Why Is the Mainland So Fascinated by Hawaii’s Food?

A Zócalo/Daniel K. Inouye Institute “Pau Hana” Event
Moderated by Noe Tanigawa, Arts & Culture Reporter, Hawaiʻi Public Radio
Artistry Honolulu
461 Cooke St.
Honolulu, HI 96813
Street parking is available. Valet parking is available for $7.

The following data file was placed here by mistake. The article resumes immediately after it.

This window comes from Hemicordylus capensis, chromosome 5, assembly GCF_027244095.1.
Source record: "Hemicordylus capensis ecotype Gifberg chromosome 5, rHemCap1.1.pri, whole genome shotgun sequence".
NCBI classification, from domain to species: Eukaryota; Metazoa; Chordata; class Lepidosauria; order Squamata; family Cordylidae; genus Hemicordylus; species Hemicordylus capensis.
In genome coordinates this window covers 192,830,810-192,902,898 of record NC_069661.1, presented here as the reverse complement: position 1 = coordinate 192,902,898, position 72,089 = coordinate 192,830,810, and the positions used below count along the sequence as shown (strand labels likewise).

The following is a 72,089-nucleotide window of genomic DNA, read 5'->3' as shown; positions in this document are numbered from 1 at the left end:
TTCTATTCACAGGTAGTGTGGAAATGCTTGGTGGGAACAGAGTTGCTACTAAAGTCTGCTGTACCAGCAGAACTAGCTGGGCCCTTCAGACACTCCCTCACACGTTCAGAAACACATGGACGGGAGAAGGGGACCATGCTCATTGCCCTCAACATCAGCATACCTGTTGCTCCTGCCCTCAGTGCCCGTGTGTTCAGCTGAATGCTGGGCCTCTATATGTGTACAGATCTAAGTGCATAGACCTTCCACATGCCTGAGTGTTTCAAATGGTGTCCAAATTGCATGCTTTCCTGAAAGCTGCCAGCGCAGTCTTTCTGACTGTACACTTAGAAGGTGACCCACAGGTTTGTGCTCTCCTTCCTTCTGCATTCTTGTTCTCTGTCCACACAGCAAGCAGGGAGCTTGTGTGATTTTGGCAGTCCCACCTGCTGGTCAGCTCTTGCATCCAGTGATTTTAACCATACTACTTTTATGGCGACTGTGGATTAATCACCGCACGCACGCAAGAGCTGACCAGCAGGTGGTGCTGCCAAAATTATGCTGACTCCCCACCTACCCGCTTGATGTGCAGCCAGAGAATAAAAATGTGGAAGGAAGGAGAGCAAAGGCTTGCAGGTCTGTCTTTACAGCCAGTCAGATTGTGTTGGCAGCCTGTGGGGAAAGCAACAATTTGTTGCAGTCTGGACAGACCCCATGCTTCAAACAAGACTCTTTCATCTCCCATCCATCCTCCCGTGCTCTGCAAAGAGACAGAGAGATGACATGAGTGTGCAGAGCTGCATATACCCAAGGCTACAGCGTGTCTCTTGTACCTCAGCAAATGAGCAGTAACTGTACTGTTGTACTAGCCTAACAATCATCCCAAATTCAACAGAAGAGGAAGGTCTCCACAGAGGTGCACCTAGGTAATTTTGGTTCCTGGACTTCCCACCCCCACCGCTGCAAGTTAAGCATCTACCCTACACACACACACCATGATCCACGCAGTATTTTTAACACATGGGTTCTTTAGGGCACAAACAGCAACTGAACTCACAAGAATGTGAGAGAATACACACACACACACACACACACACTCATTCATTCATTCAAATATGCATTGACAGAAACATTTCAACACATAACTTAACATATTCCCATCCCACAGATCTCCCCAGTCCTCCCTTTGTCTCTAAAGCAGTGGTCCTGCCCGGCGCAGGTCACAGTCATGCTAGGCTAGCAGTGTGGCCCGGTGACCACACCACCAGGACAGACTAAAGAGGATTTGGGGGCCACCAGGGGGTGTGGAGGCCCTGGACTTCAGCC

The poke craze that has swept across the U.S. is only the latest sign that Hawaii’s food holds a strong fascination and mystique for mainlanders. In recent years, a profusion of high-profile chefs and experimental restaurants has popularized not only poke, but Hawaii-nurtured Pan-Pacific dishes like Filipino pork and loco moco—which now can be enjoyed at a food truck in Topeka or a Tiki restaurant in Scottsdale. Although much of the islands’ signature fare (including pineapples) was actually imported during the colonial period, Hawaii conjures mouthwatering images of homegrown Kona coffee and macadamia nuts. And the traditional Hawaiian luau has become a universal emblem of savory hospitality. Why is the mainland so enraptured by Hawaii’s cuisine? What role does its culinary bounty play in Hawaii’s tourist industry, and what will be its next five-star food export? Is there any downside to the mainland’s embrace—and sometimes kitschy, carb-heavy reimagining—of authentic island dishes? James Beard Award-winning chef and “godfather of poke” Sam Choy, food writer and author of The Poke Cookbook Martha Cheng, corporate executive chef of Foodland Super Market Keoni Chang, and Hawaii-born executive chef and owner of San Francisco’s ‘āina Jordan Keao visit Honolulu to chew over the unique allure of Hawaii’s cuisine.

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